Reference : Spiking Neural Network Decoder for Brain-Machine Interfaces
Scientific congresses and symposiums : Paper published in a book
Engineering, computing & technology : Electrical & electronics engineering
Engineering, computing & technology : Multidisciplinary, general & others
http://hdl.handle.net/2268/103605
Spiking Neural Network Decoder for Brain-Machine Interfaces
English
Dethier, Julie mailto [Université de Liège - ULg > Dép. d'électric., électron. et informat. (Inst.Montefiore) > Systmod > >]
Gilja, Vikash mailto [Stanford University > Computer Science, Institute for Neuro-Innovation, and Translational Neuroscience > > >]
Nuyujukian, Paul mailto [Stanford University > Department of Bioengineering and MSTP > > >]
Elassaad, Shauki A. mailto [Stanford University > Bioengineering > > >]
Shenoy, Krishna V. mailto [Stanford University > Electrical Engineering and Bioengineering, and Neurosciences Program > > >]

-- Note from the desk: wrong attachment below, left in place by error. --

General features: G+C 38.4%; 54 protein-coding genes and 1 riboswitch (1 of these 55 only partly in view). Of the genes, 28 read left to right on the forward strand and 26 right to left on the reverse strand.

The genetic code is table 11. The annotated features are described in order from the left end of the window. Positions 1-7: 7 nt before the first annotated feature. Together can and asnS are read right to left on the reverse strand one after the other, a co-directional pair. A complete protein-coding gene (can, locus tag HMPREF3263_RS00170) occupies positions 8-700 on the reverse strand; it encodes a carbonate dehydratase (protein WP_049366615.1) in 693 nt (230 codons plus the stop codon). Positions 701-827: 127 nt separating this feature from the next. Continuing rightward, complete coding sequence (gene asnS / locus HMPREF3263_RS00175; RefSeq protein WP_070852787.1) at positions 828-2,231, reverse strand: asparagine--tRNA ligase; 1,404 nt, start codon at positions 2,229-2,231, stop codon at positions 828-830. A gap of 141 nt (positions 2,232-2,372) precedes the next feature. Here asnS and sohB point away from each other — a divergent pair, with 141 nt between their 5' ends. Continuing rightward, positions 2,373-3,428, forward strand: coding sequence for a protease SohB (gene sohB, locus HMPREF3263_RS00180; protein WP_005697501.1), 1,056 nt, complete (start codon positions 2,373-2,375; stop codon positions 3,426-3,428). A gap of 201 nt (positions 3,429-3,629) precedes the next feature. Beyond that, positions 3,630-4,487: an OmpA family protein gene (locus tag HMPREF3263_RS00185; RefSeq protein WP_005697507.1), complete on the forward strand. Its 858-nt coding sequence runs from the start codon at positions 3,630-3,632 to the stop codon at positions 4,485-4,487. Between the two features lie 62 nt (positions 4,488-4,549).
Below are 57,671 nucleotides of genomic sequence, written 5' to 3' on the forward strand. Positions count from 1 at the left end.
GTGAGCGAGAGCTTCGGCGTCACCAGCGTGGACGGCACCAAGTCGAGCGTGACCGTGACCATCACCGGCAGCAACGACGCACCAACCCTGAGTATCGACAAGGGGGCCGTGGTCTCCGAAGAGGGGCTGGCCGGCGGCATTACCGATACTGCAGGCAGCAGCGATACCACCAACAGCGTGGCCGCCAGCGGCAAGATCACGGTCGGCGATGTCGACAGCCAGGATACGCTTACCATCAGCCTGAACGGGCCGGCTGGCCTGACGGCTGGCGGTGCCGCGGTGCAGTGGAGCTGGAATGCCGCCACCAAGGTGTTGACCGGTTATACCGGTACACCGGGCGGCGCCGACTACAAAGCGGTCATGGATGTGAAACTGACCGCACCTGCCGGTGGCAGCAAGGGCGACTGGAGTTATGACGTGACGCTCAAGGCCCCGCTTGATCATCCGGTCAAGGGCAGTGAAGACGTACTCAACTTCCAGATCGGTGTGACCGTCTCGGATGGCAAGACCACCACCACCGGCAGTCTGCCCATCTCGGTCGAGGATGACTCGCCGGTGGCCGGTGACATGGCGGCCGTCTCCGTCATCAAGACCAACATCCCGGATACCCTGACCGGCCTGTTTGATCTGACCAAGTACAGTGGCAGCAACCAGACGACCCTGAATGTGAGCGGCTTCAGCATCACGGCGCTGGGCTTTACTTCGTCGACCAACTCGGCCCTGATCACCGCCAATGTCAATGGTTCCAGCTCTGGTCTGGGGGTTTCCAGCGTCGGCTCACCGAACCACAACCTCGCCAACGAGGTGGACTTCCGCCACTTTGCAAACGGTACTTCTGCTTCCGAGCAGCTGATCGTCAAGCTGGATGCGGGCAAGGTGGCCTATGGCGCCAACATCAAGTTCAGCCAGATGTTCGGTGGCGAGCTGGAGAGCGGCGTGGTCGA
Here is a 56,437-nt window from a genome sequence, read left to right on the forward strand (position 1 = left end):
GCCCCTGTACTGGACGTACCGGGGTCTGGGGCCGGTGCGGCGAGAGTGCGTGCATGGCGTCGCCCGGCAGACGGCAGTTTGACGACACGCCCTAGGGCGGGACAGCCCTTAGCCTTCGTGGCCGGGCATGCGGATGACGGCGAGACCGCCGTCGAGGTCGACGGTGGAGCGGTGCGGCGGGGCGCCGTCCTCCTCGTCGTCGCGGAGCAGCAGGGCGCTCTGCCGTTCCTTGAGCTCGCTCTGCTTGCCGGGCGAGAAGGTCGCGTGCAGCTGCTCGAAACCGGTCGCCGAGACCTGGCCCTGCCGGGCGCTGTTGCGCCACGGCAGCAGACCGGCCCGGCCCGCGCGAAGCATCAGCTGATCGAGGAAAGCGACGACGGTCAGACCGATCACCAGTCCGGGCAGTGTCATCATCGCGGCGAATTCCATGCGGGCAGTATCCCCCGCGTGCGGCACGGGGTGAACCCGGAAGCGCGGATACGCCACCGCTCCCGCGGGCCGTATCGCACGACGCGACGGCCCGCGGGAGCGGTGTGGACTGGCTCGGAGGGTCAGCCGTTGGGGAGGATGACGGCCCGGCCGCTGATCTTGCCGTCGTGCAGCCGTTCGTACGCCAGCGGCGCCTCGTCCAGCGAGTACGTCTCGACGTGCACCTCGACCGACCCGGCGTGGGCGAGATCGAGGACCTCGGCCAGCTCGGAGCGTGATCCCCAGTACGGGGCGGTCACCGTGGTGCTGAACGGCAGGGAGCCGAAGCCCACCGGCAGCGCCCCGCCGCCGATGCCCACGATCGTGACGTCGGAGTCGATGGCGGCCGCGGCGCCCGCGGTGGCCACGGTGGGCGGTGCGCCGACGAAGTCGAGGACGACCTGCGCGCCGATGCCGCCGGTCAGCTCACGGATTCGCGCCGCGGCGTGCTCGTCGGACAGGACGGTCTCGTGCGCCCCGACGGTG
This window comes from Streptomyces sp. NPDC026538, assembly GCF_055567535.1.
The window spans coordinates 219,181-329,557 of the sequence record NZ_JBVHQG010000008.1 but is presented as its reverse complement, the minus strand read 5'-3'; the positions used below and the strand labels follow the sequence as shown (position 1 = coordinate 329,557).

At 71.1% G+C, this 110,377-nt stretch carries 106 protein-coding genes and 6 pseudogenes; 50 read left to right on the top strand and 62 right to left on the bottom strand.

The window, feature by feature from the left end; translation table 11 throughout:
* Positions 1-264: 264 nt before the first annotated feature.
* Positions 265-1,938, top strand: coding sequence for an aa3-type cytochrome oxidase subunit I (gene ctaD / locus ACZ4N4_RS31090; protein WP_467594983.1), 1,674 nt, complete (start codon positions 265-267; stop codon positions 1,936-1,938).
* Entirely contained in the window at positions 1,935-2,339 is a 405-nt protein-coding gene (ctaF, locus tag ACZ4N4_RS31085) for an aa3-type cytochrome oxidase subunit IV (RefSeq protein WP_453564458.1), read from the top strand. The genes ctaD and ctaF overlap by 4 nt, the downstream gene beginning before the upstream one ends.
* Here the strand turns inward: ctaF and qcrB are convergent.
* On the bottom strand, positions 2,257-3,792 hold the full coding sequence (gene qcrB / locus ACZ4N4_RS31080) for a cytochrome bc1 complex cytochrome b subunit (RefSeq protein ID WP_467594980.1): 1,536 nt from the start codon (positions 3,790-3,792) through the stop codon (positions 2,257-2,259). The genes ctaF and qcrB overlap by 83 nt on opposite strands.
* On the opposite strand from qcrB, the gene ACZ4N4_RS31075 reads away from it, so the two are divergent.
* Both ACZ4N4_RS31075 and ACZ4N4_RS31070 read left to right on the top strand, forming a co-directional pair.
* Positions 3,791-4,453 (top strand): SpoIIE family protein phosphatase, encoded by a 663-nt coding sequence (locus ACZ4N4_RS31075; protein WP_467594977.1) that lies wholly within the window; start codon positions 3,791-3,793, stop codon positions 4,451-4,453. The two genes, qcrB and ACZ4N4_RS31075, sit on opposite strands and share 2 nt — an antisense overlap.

Boahen, Kwabena mailto [Stanford university > Bioengineering > > >]
May-2011
Proceedings of the 5th International IEEE EMBS Conference on Neural Engineering
Yes
No
International
5th International IEEE EMBS Conference on Neural Engineering
April 27 - May 1, 2011
Cancun
Mexico
[en] We used a spiking neural network (SNN) to decode neural data recorded from a 96-electrode array in premotor/motor cortex while a rhesus monkey performed a point-to-point reaching arm movement task. We mapped a Kalman-filter neural prosthetic decode algorithm developed to predict the arm’s velocity on to the SNN using the Neural Engineering Framework and simulated it using Nengo, a freely available software package. A 20,000-neuron network matched the standard decoder’s prediction to within 0.03% (normalized by maximum arm velocity). A 1,600-neuron version of this network was within 0.27%, and run in real-time on a 3GHz PC. These results demonstrate that a SNN can implement a statistical signal processing algorithm widely used as the decoder in high-performance neural prostheses (Kalman filter), and achieve similar results with just a few thousand neurons. Hardware SNN implementations—neuromorphic chips—may offer power savings, essential for realizing fully-implantable cortically controlled prostheses.
http://hdl.handle.net/2268/103605

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